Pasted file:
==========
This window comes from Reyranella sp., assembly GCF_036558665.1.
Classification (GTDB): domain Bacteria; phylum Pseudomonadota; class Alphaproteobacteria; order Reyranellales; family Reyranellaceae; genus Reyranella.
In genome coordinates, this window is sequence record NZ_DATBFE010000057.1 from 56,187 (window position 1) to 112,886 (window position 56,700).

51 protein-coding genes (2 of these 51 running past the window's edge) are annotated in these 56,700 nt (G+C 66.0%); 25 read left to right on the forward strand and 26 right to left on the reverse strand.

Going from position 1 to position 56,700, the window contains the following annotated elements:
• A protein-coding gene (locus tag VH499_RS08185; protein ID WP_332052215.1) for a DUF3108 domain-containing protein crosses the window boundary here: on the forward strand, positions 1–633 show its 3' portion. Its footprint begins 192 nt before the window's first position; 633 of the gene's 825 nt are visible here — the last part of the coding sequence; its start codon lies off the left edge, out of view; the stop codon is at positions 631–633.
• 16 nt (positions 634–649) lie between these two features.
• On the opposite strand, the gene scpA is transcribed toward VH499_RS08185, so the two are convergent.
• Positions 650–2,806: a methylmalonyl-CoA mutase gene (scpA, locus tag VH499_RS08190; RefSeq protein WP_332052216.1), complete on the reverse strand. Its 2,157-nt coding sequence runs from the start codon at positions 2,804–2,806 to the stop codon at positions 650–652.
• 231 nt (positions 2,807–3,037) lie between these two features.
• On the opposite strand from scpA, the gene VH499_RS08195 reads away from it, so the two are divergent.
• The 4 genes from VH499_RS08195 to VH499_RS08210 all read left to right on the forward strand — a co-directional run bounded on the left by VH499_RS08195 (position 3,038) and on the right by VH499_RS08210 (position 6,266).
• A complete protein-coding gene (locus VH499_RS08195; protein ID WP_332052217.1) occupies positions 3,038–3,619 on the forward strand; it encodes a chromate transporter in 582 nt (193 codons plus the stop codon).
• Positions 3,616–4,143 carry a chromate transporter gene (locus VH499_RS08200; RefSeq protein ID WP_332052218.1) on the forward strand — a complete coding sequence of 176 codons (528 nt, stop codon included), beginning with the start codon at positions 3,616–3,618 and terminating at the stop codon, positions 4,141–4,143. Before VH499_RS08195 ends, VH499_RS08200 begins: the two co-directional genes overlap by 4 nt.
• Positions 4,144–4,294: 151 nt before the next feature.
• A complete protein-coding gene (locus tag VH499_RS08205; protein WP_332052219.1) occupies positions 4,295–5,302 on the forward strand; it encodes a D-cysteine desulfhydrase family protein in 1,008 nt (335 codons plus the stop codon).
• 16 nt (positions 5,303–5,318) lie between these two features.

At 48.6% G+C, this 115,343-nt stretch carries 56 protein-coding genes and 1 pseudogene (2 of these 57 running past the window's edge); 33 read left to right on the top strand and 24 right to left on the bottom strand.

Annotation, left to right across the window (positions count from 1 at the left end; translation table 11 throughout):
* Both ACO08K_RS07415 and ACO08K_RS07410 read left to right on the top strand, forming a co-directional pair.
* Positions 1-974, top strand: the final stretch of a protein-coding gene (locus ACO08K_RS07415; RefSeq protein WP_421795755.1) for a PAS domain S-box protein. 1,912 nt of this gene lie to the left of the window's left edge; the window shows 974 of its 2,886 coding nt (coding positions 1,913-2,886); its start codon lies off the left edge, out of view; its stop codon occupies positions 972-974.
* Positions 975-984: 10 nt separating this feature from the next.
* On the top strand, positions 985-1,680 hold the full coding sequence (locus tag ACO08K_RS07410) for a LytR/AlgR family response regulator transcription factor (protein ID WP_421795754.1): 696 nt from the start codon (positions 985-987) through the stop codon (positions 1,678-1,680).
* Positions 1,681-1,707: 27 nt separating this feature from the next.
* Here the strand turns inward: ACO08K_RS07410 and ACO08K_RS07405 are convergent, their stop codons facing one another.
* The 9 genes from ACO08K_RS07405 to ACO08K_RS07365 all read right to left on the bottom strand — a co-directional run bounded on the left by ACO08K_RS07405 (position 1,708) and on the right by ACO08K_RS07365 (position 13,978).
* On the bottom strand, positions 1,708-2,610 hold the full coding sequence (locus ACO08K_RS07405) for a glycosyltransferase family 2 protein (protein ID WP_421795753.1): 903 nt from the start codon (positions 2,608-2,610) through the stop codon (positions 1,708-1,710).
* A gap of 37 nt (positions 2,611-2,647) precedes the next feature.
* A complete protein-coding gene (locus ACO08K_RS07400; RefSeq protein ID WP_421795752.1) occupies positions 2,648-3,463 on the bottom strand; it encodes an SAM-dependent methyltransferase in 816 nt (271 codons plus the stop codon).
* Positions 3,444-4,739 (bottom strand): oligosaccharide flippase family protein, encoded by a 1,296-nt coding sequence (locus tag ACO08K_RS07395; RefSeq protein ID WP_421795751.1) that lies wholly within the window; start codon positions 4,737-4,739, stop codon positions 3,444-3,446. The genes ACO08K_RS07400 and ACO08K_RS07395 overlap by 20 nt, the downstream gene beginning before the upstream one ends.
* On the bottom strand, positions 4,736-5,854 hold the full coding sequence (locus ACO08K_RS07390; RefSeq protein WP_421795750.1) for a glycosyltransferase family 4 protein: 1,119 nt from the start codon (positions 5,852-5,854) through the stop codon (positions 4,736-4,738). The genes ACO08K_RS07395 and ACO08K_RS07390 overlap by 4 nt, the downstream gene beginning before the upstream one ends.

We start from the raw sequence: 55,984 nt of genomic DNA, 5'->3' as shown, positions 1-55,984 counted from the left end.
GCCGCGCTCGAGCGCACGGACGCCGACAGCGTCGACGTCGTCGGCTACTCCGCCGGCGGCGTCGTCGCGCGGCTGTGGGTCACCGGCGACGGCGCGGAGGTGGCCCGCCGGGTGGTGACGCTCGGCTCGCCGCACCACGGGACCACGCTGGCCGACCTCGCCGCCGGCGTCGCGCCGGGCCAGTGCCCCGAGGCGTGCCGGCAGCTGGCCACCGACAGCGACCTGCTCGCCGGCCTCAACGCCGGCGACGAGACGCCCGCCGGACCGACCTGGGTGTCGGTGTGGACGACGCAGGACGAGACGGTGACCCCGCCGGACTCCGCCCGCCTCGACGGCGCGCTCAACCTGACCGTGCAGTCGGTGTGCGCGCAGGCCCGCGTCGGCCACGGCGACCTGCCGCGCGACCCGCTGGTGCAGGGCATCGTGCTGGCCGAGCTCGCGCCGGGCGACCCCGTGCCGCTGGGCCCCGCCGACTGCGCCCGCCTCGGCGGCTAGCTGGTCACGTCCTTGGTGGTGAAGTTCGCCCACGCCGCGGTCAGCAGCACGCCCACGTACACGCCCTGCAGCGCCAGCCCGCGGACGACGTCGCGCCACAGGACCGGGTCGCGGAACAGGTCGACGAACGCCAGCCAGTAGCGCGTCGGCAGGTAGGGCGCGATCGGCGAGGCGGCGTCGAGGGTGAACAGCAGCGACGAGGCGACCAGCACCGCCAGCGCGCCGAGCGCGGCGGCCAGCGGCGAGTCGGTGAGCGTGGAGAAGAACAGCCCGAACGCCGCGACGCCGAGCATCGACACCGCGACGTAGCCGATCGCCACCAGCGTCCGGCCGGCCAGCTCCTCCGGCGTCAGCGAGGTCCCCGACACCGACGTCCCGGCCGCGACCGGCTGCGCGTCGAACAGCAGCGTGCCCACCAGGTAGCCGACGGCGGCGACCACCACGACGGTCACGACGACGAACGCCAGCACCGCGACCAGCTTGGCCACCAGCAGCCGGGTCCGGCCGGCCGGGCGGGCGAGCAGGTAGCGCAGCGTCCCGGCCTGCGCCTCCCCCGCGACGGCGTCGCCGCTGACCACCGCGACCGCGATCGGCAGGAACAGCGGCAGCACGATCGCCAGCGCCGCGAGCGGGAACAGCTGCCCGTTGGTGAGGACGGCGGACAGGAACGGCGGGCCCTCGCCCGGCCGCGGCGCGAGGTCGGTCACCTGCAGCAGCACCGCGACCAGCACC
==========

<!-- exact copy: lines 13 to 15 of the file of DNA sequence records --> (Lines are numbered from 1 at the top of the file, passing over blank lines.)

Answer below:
• A complete protein-coding gene (locus VH499_RS08195; protein ID WP_332052217.1) occupies positions 3,038–3,619 on the forward strand; it encodes a chromate transporter in 582 nt (193 codons plus the stop codon).
• Positions 3,616–4,143 carry a chromate transporter gene (locus VH499_RS08200; RefSeq protein ID WP_332052218.1) on the forward strand — a complete coding sequence of 176 codons (528 nt, stop codon included), beginning with the start codon at positions 3,616–3,618 and terminating at the stop codon, positions 4,141–4,143. Before VH499_RS08195 ends, VH499_RS08200 begins: the two co-directional genes overlap by 4 nt.
• Positions 4,144–4,294: 151 nt before the next feature.